The Justice Department, which shares antitrust-enforcement authority with the FTC, as well as a group of U.S. states led by New York, are also looking into possible antitrust issues involving Facebook.
Advocacy groups and politicians -- including presidential candidate Sen. Elizabeth Warren (D., Mass.) and one of Facebook's co-founders, Chris Hughes -- in the past year have called to break up the company, which has more than 2.5 billion users world-wide who log on at least monthly, according to its most recent quarterly report.
Antitrust officials are also weighing changes to competition rules to address some large tech companies. The Competition and Markets Authority, the U.K.'s competition enforcer, said in December that it was considering recommending a variety of new regulations, including one that would force Facebook to make some of its services interoperable with rivals' to ease the emergence of competition.
The EU's preliminary probe and document requests have focused in part on allegations in a lawsuit filed against Facebook in 2015 by Six4Three LLC, according to people familiar with the matter. That lawsuit, which has led to continued legal wrangling over the release of documents, stems from Facebook's move in 2014 to restrict certain companies' access to user data while maintaining "whitelist" access for some partners.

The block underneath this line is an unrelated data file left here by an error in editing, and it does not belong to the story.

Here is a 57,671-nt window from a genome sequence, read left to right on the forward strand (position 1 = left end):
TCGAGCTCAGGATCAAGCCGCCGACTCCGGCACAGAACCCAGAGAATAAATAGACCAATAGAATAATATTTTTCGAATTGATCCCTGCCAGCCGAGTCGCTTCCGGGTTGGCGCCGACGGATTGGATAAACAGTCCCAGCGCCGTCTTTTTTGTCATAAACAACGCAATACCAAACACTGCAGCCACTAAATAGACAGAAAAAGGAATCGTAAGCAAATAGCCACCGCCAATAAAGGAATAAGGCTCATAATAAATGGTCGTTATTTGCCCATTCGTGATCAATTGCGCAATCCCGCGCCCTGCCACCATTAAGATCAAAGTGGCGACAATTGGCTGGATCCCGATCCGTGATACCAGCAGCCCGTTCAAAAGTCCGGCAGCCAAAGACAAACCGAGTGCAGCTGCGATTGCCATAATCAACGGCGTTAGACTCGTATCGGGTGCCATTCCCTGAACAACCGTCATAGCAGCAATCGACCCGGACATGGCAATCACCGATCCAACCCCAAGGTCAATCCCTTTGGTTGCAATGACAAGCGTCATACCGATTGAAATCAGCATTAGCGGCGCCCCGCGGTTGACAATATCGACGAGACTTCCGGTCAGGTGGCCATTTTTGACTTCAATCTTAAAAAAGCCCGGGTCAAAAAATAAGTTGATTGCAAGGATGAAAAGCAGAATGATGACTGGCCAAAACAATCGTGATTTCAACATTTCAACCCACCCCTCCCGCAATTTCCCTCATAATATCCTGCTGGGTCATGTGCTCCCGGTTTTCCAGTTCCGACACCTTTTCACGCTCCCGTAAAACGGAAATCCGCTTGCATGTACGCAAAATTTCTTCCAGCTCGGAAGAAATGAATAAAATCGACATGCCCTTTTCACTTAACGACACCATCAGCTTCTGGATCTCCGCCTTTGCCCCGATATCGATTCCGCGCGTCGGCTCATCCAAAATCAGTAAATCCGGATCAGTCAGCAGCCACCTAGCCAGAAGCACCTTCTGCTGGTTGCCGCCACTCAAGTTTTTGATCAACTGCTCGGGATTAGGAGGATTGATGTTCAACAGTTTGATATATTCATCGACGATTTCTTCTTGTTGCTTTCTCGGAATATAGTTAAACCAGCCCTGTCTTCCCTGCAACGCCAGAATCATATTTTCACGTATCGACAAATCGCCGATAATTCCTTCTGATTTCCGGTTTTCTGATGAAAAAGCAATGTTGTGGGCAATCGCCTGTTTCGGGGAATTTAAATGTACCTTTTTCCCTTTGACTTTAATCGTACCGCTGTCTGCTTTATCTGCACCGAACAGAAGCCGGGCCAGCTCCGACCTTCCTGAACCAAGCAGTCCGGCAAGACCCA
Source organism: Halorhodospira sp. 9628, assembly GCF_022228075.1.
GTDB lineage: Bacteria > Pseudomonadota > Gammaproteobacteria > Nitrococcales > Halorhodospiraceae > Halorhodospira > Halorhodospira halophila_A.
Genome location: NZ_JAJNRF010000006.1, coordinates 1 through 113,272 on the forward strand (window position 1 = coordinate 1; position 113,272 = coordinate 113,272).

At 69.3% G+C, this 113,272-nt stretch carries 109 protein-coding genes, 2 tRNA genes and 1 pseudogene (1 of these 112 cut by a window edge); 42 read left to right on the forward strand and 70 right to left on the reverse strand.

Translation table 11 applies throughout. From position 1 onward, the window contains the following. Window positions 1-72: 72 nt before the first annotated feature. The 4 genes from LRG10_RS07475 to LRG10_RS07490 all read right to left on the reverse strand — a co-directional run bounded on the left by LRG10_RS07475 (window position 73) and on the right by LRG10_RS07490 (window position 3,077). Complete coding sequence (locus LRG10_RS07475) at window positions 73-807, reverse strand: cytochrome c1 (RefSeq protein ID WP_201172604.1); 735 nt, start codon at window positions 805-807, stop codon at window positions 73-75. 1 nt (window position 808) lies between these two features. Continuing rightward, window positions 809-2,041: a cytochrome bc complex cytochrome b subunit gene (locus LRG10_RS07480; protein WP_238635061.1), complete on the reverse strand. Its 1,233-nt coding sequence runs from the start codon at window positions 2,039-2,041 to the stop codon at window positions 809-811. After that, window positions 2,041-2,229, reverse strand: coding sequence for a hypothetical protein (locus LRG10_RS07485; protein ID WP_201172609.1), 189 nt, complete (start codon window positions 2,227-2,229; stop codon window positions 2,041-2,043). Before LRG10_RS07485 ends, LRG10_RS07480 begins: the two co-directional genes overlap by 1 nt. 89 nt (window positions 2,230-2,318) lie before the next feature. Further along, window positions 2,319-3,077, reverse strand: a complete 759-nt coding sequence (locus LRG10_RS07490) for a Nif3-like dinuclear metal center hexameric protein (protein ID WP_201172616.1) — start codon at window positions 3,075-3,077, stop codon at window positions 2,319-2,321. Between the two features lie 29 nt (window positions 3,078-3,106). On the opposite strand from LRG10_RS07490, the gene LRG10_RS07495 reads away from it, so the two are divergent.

The Journal reported on some of the documents related to those allegations in 2018, and a cache was subsequently released by the U.K. Parliament, which is considering tighter regulation of social-media companies.
Facebook hasn't disputed the documents' veracity but has previously described them as old materials that "have been taken out of context by someone with an agenda against Facebook," adding that they "have been distributed publicly with a total disregard for U.S. law."
Another cache of documents from the case released last November, and reviewed by the Journal, included internal Facebook presentations containing Onavo data that showed the competitive threat some Facebook executives perceived from WhatsApp, months before Facebook announced its purchase of the chat app.
Write to Sam Schechner at firstname.lastname@example.org, Emily Glazer at email@example.com and Valentina Pop at firstname.lastname@example.org
(END) Dow Jones Newswires
February 06, 2020 08:14 ET (13:14 GMT)Copyright (c) 2020 Dow Jones & Company, Inc.